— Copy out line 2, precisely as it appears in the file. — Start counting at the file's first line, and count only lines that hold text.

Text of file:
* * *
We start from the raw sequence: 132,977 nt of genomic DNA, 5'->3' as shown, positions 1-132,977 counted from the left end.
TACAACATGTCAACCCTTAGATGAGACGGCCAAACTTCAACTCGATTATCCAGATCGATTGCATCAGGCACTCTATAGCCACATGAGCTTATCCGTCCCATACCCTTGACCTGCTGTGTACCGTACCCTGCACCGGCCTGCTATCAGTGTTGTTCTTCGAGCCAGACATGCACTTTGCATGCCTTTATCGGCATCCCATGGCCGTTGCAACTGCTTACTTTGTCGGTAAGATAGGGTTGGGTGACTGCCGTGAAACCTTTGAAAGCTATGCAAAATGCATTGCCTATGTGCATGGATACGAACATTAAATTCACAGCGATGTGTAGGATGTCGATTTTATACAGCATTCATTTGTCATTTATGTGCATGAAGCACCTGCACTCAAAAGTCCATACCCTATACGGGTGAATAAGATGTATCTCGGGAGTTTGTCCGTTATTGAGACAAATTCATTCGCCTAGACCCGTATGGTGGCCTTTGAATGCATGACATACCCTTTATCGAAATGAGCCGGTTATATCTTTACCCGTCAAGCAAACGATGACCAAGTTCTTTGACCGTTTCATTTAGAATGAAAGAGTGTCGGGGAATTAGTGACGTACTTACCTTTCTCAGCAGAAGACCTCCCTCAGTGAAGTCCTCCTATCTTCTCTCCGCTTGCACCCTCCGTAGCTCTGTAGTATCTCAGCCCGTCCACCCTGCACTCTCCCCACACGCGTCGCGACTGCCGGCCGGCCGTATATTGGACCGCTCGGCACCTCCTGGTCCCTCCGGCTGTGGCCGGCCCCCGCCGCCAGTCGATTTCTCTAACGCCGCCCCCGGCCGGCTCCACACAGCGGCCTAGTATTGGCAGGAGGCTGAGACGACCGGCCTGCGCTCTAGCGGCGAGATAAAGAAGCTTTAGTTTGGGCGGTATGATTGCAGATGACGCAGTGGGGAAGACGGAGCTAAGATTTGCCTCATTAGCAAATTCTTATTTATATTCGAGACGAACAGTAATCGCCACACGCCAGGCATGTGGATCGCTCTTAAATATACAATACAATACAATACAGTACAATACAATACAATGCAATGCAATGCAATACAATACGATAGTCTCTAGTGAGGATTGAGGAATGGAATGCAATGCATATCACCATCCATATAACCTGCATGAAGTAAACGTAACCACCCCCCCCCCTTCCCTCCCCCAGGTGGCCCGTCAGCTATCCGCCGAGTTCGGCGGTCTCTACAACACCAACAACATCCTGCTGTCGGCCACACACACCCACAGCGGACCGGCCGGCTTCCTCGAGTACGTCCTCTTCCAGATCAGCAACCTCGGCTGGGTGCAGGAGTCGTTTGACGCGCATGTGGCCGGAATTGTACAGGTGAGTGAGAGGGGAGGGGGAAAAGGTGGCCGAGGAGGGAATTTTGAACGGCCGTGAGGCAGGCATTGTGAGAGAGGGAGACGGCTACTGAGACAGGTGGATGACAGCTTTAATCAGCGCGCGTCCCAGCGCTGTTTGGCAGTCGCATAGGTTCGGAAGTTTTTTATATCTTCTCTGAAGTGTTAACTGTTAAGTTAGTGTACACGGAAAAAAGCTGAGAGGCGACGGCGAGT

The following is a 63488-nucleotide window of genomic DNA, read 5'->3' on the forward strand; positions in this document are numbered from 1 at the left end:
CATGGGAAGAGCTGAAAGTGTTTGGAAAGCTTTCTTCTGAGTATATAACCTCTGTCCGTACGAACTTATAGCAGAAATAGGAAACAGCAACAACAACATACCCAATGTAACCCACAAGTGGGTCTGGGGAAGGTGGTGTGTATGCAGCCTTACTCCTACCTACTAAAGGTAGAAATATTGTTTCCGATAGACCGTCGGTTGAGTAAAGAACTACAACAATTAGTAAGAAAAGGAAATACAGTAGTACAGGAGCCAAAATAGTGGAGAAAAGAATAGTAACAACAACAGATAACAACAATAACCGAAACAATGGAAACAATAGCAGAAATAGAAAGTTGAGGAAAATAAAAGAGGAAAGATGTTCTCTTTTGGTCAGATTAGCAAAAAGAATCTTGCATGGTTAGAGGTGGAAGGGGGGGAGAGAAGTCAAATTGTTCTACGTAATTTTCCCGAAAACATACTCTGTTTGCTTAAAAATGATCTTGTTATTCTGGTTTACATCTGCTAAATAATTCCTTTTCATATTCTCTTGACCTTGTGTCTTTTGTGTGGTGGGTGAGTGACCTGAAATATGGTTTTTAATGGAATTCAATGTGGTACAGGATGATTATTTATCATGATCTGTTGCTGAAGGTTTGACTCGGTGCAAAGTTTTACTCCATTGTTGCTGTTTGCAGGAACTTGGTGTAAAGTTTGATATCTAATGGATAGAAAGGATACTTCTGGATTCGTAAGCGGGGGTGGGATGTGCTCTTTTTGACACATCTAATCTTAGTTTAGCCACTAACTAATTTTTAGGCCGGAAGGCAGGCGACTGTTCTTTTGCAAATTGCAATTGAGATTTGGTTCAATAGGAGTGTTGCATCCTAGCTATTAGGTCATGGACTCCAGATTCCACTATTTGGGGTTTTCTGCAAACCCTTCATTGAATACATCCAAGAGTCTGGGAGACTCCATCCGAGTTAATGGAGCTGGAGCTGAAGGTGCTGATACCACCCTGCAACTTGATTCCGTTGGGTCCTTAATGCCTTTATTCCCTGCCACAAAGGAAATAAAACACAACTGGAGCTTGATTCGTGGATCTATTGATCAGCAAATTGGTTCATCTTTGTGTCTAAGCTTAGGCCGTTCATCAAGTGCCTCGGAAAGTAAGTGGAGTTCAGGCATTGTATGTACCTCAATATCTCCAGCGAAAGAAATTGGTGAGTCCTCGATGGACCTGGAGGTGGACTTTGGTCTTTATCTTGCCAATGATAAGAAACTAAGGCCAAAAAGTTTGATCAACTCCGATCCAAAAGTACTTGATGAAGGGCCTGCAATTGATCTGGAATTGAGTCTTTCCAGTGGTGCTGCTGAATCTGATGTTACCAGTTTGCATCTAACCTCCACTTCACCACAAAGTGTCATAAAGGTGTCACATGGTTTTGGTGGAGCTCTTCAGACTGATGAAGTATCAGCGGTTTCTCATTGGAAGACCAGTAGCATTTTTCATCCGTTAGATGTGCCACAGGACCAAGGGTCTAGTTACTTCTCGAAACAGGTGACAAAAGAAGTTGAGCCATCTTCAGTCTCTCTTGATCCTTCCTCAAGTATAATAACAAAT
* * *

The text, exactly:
TACAACATGTCAACCCTTAGATGAGACGGCCAAACTTCAACTCGATTATCCAGATCGATTGCATCAGGCACTCTATAGCCACATGAGCTTATCCGTCCCATACCCTTGACCTGCTGTGTACCGTACCCTGCACCGGCCTGCTATCAGTGTTGTTCTTCGAGCCAGACATGCACTTTGCATGCCTTTATCGGCATCCCATGGCCGTTGCAACTGCTTACTTTGTCGGTAAGATAGGGTTGGGTGACTGCCGTGAAACCTTTGAAAGCTATGCAAAATGCATTGCCTATGTGCATGGATACGAACATTAAATTCACAGCGATGTGTAGGATGTCGATTTTATACAGCATTCATTTGTCATTTATGTGCATGAAGCACCTGCACTCAAAAGTCCATACCCTATACGGGTGAATAAGATGTATCTCGGGAGTTTGTCCGTTATTGAGACAAATTCATTCGCCTAGACCCGTATGGTGGCCTTTGAATGCATGACATACCCTTTATCGAAATGAGCCGGTTATATCTTTACCCGTCAAGCAAACGATGACCAAGTTCTTTGACCGTTTCATTTAGAATGAAAGAGTGTCGGGGAATTAGTGACGTACTTACCTTTCTCAGCAGAAGACCTCCCTCAGTGAAGTCCTCCTATCTTCTCTCCGCTTGCACCCTCCGTAGCTCTGTAGTATCTCAGCCCGTCCACCCTGCACTCTCCCCACACGCGTCGCGACTGCCGGCCGGCCGTATATTGGACCGCTCGGCACCTCCTGGTCCCTCCGGCTGTGGCCGGCCCCCGCCGCCAGTCGATTTCTCTAACGCCGCCCCCGGCCGGCTCCACACAGCGGCCTAGTATTGGCAGGAGGCTGAGACGACCGGCCTGCGCTCTAGCGGCGAGATAAAGAAGCTTTAGTTTGGGCGGTATGATTGCAGATGACGCAGTGGGGAAGACGGAGCTAAGATTTGCCTCATTAGCAAATTCTTATTTATATTCGAGACGAACAGTAATCGCCACACGCCAGGCATGTGGATCGCTCTTAAATATACAATACAATACAATACAGTACAATACAATACAATGCAATGCAATGCAATACAATACGATAGTCTCTAGTGAGGATTGAGGAATGGAATGCAATGCATATCACCATCCATATAACCTGCATGAAGTAAACGTAACCACCCCCCCCCCTTCCCTCCCCCAGGTGGCCCGTCAGCTATCCGCCGAGTTCGGCGGTCTCTACAACACCAACAACATCCTGCTGTCGGCCACACACACCCACAGCGGACCGGCCGGCTTCCTCGAGTACGTCCTCTTCCAGATCAGCAACCTCGGCTGGGTGCAGGAGTCGTTTGACGCGCATGTGGCCGGAATTGTACAGGTGAGTGAGAGGGGAGGGGGAAAAGGTGGCCGAGGAGGGAATTTTGAACGGCCGTGAGGCAGGCATTGTGAGAGAGGGAGACGGCTACTGAGACAGGTGGATGACAGCTTTAATCAGCGCGCGTCCCAGCGCTGTTTGGCAGTCGCATAGGTTCGGAAGTTTTTTATATCTTCTCTGAAGTGTTAACTGTTAAGTTAGTGTACACGGAAAAAAGCTGAGAGGCGACGGCGAGT